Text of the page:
Every rock ‘n’ roll fan loves a good drum solo—but for some percussionists, one drumkit simply isn’t enough. Enter Glenn Kotche, composer, percussionist, and rock drummer extraordinaire.
Best known as the drummer in the alt-rock band Wilco, Kotche is a Grammy award-winning artist with a colorful palette of collaborators. Over the past 20 years, he’s worked with artists as diverse as Andrew Bird, the Bang on a Can All-Stars, Phil Selway (of Radiohead), the Kronos Quartet, eighth blackbird, and John Luther Adams. His latest collaborators, though, take contemporary percussion to the next level.
Sō Percussion is an experimental percussion quartet dedicated to creating and performing collaborative, cross-disciplinary, and unapologetically contemporary musical works. Comprised of percussionists Eric Cha-Beach, Josh Quillen, Adam Sliwinski, and Jason Treuting, Sō Percussion can make music out of just about anything.
Whether they’re playing quijadas and conch shells for a John Cage piece, crotales and timbales for a Paul Lansky commission, or even just blocks of wood with strings for a Bryce Dessner work, Sō Percussion’s wide-ranging repertoire stretches from the “classics” of the 20th century up through most innovative new works drummed up just last week.
So it should come as no surprise that Sō Percussion wanted to get their hands on some Kotche originals. Thus, “The Drumkit Quartets” were born.
“I originally conceived of writing a suite of drumkit quartets after finishing a string of commissions and projects for mixed instrumentation,” Kotche said. “I wanted to write without any concern for tonality and really just explore new possibilities for my primary instrument—the drumkit—in an ensemble setting.”
“The Drumkit Quartets” came about while Kotche was touring with his band—he decided to write a quartet in each city he visited, inspired by the sounds and spirits of that specific place.
“These ideas ranged from conceptual blueprints to fully realized and notated pieces,” Kotche said. “Many were conceived but not finished, and when Sō Percussion approached me, I thought these would be a nice addition to their repertoire and would be a perfect fit for their personalities.”
But Kotche didn’t just limit himself to the drumkit—or even four drumkits, for that matter; the quartets actually include percussion instruments as varied as marimbas, triangles, hi-hats, and hand-crank sirens.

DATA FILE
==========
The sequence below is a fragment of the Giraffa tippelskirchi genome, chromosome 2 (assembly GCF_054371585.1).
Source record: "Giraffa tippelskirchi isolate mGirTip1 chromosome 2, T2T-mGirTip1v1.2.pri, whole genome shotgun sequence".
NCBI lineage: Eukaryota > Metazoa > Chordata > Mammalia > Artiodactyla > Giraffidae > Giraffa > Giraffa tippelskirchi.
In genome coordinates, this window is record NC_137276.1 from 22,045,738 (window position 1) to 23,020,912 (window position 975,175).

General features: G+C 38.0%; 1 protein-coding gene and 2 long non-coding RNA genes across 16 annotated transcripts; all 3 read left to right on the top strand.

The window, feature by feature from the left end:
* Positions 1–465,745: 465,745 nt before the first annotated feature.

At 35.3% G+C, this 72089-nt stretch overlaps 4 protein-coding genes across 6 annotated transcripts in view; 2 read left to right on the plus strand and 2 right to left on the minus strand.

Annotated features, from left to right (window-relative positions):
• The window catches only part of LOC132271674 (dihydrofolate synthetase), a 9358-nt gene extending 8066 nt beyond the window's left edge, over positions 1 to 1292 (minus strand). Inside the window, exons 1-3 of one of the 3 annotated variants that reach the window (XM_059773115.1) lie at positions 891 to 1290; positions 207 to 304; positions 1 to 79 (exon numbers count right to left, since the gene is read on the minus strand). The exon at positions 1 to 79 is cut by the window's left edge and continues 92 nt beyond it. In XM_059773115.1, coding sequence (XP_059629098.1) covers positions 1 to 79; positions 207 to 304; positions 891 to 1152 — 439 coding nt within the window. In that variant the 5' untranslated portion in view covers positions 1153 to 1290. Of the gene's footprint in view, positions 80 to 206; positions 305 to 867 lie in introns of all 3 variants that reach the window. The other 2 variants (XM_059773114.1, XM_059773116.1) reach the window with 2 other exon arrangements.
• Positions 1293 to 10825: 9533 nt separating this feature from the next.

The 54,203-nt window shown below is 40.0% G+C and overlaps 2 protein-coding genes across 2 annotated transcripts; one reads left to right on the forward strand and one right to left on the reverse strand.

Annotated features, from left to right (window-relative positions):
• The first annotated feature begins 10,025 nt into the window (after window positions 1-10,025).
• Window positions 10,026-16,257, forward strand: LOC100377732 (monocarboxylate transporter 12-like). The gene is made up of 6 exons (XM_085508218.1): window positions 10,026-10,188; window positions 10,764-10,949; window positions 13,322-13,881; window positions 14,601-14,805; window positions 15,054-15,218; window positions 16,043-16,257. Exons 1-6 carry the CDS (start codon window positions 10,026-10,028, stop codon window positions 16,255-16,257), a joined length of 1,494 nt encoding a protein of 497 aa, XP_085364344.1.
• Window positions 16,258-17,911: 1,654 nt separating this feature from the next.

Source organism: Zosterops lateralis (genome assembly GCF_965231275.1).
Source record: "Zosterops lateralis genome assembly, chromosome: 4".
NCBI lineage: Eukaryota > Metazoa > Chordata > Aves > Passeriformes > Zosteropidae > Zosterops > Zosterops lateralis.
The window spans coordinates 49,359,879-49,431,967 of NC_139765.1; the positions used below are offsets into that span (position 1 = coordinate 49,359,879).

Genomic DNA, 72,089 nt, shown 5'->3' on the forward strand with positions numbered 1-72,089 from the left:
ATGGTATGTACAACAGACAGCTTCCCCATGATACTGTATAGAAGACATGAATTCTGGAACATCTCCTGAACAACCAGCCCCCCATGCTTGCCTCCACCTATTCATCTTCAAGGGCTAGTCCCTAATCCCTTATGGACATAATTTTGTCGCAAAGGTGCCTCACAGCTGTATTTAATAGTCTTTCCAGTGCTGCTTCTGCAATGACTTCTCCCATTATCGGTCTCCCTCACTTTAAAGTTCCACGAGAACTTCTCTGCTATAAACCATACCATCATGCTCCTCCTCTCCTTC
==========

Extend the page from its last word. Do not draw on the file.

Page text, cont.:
“Since I’ve learned to trust the music when it deviates from a preconceived plan, I didn’t resist leaving drumkits out of some of ‘The Drumkit Quartets,’” Kotche said.
The album begins with “Drumkit Quartet No. 51,” inspired by Kotche’s travels in Toyko, Brisbane, and Berlin. Minimalist melodies drip like raindrops through the static tonalities, directing the focus toward the uncoiling rhythmic cycles. Across the 10-minute work, the musical texture slowly shifts and expands to include backing sound collages comprised of field recordings from Kotche’s travels. An accompanying haiku recited by Yuka Honda adds a stark contrast to the immersive musical textures.
The group then backtracks to “Drumkit Quartet No. 1,” a short work with more of the traditional, aggressive arena rock feel. The three-movement “Drumkit Quartet No. 3,” by contrast, is orchestrated entirely on metallic instruments, exploring a number of diverse melodic timbres ranging from dry cymbal work to more resonant pitched percussion.
“Drumkit Quartet No. 6” is another exploratory piece in which Kotche breaks down the drum kit to focus on the individual voices (such as the bass drum, tom-toms, cymbals, and snare). The result is a 5-minute work which showcases the personalities and expressive qualities of each part of the kit and highlights how the individual voices converse and interact to create a unified sound.
“The four members of the group serve as a model of how four limbs operate both independently yet in concert when playing the drumkit,” Kotche said of his inspiration for the piece.
“Drumkit Quartet No. 50” takes another decisive turn: it is actually completely free of physical drumming, instead focusing on the wide-ranging timbral and textural aspects of the instrument. Kotche heavily features his own customized implements and preparations for drumkit, including hand-crank sirens and jingly, jangly metallic elements. Written in collaboration with Sō Percussion, the piece is a malleable music collage exploring the relationship between the performer, the performance space, and the audience.
The group gets into a somewhat more traditional percussive groove with “Drumkit Quartet No. 54,” a work inspired by field recordings Kotche made in Vienna. The piece examines the traditional rock beat in a very propulsive, powerful, and surprisingly danceable 4-minute rhythmic mashup.
The album ends with another rendition of “Drum Quartet No. 51”: this one a Chicago realization of the original. Denser background recordings and more daring musical textures highlight the delicate marimba melodies, and the entire work echoes with an ethereal shimmer.
But whether performing dry and precise percussive melodies or richly textured marimba motives, throughout the album Sō Percussion doesn’t miss a beat. The group brings power, precision, personality, and innovation to whatever they set their drumsticks to.
The album is over too soon, but hopefully this won’t be the last collaboration between Kotche and Sō Percussion—because these five guys are on a roll.
So Percussion was in Seattle for a residency with the UW World Series and the UW School of music last month. We presented their performance at Meany Hall as a live broadcast and welcomed them into our studios for a video session. Here are the fruits of those endeavors!
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